June 03, 2016

"Dada Afrika"

Wilkommen in Zurich the commemorations of the Dada Centennial continue.  One of the more esoteric exhibitions is "Dada Afrika" at the Museum Rietberg, located in the beautiful Rieterpark.  Featuring an outstanding collection of works from Asia, Africa, Oceania and the Americas, the Rietberg Museum is the only museum for non-European culture in Switzerland and therefore the perfect host for this exhibition!

The Dadaists were contrarians by nature and their artistic rebellion against traditionalism in general and World War I in particular made the exoticism of "primitive" art even more enticing.  Their quest to develop a new visual language led them to embrace the cultures and artifacts of non-Western civilizations and rework them into Dada performances, literature and the fine and applied arts.  It was revolutionary in its time and fueled the public perception of Dadaism as a subversive art movement.

The exhibition is divided into four parts beginning with Dada Performance, the original manifestation of the movement that remained an integral element.  Dada performances were unlike anything ever before seen on a stage.  Wild, unscripted and often unintelligible, artists in special costumes experimented with sound and dance in an effort to become one with the cosmos and ultimately shock the audience.  Their "Soirées nègres" fit perfectly with this program as African drumming and mask dances evoked alien worlds and provided a new vocabulary for expression.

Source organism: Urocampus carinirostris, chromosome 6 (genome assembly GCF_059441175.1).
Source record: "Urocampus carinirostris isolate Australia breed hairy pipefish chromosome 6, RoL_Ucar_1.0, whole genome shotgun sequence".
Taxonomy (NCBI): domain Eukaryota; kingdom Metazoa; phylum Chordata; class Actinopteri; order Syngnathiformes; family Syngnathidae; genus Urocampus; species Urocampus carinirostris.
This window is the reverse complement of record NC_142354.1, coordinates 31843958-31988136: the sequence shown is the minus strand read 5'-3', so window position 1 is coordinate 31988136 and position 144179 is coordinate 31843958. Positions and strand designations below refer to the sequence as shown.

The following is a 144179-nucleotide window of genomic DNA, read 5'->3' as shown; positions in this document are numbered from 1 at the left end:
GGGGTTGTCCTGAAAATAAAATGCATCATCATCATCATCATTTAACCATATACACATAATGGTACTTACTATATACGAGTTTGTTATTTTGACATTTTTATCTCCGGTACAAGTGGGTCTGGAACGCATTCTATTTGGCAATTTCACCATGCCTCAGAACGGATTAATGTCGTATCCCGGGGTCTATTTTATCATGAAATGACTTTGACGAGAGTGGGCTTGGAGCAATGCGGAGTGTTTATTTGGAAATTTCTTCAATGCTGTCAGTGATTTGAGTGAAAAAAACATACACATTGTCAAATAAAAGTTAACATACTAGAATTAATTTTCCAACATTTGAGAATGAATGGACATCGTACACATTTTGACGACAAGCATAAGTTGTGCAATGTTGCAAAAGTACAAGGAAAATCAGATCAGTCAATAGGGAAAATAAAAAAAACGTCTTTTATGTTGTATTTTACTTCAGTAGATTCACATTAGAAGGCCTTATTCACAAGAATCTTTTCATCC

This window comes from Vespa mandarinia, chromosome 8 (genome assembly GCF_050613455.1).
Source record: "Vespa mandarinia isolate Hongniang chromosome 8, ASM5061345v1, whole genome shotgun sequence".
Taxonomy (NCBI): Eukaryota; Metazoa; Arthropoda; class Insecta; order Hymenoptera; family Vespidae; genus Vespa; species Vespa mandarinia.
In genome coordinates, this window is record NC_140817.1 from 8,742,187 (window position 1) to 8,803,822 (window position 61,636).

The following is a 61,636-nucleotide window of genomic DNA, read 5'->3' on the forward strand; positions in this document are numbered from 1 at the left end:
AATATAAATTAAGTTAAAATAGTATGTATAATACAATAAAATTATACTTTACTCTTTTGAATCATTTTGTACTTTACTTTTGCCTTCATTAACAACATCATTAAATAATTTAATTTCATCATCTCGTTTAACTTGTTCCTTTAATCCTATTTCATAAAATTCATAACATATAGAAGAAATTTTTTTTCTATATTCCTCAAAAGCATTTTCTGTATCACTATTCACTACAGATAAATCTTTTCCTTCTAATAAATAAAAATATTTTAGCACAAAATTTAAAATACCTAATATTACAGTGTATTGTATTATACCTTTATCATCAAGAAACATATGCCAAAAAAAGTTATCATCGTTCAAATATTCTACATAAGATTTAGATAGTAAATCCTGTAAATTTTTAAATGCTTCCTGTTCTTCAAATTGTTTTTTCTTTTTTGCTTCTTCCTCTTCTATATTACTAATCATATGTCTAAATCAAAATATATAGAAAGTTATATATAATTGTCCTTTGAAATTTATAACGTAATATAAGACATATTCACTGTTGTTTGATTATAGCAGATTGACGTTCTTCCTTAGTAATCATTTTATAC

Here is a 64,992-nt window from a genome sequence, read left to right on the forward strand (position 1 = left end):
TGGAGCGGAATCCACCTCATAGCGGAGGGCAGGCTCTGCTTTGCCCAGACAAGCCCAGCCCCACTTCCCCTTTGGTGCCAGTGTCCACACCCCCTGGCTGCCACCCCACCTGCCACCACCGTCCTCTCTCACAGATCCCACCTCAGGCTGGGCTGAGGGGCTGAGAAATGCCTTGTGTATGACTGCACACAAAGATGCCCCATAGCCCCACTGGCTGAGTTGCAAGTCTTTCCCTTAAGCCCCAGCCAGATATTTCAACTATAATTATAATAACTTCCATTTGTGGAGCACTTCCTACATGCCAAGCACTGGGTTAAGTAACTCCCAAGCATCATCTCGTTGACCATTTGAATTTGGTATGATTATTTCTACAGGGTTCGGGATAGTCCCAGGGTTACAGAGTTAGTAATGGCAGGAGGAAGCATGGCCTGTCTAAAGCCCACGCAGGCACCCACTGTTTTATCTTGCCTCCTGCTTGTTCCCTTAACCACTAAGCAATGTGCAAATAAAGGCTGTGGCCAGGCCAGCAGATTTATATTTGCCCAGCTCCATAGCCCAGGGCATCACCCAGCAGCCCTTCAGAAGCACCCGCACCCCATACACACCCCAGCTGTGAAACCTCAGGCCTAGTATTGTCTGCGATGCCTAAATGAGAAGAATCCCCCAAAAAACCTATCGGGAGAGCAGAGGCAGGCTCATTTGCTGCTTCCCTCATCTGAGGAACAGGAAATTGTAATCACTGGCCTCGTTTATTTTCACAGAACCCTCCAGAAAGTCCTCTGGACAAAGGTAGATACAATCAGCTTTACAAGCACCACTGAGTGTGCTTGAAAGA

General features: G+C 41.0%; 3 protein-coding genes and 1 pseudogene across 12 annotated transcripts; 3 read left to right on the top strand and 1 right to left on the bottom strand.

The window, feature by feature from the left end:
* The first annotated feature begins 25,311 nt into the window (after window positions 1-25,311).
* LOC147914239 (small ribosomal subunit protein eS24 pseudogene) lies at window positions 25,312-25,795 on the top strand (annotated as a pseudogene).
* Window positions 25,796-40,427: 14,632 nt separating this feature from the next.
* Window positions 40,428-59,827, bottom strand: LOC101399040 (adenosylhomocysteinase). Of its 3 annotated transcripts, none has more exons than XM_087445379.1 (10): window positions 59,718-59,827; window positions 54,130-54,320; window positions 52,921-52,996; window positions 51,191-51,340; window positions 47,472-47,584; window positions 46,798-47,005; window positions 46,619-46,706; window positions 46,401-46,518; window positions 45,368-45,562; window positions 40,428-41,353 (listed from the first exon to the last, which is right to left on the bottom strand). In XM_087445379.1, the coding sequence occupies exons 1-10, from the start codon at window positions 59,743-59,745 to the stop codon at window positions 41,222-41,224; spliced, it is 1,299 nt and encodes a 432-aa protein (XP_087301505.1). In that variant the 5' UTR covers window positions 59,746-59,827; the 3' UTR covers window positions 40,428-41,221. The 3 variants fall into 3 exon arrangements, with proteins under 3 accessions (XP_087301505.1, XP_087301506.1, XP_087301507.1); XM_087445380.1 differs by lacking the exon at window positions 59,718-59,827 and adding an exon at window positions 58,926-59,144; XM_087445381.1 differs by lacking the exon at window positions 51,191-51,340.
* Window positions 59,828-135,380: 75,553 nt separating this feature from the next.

Hopi Indian Kachina dolls provided inspiration
for this costume designed by Sophie Taeuber-Arp

The Dadaists introduced African and Oceanic art to Europeans and before long it became highly collectable.  Tristan Tzara, one of the founders of the movement, built an enormous collection, as did Han Coray, the Swiss art dealer and educational reformer who gave the Dada artists their first exhibition in Zurich in 1917.  The section Dada Gallery looks at how African and Oceanic art influenced Dada artists like Hans Arp, Marcel Janco and Man Ray.
The third section of the exhibition focuses on Berlin in the 1920s, especially the collages and assemblages made by Hannah Höch and Raoul Hausmann.  Dada Magic looks at how artist combined the familiar with the exotic to create a completely new aesthetic.  Political and socially critical, these works mix cut up newspapers and fashion magazines with non-European imagery to force questions of femininity, nationalism, colonialism and power.

Collage by Hannah Höch done in 1924
featuring a picture of a Baule mask with
a picture of a man with an icy smile

The final gallery explores Dada Controversy both during the Dada period (1916-1924) and today.  The Dadaists were the first to consider African sculpture and masks as "art", an idea that was both revolutionary and self-serving.  Contemporary African artists are expressing themselves in this post-colonial era as both akin to the Dadaists but different from how Westerners have traditionally perceived them.  It will be interesting to see how their efforts to be recognized as together but separate will be remembered.

The Rietberg Museum houses one of the great collections of African and Oceanic works, many of which come from Han Coray and his circle, and this marvelous exhibition that juxtaposes Dada and Africa is a perfect vehicle to display their treasures.  Dada is Dead.  Long Live Dada!!!

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